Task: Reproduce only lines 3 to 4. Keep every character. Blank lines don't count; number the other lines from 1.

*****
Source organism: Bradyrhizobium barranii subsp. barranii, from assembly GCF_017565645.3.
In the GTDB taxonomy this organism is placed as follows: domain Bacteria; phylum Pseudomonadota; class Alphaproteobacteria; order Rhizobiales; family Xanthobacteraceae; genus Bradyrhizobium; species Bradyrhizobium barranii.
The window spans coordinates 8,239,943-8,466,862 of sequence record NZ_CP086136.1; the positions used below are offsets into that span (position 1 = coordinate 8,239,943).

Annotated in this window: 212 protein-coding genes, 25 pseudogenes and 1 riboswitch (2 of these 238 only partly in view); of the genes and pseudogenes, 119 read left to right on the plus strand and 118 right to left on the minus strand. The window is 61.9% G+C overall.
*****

The window spans coordinates 8,239,943-8,466,862 of sequence record NZ_CP086136.1; the positions used below are offsets into that span (position 1 = coordinate 8,239,943).

Annotated in this window: 212 protein-coding genes, 25 pseudogenes and 1 riboswitch (2 of these 238 only partly in view); of the genes and pseudogenes, 119 read left to right on the plus strand and 118 right to left on the minus strand. The window is 61.9% G+C overall.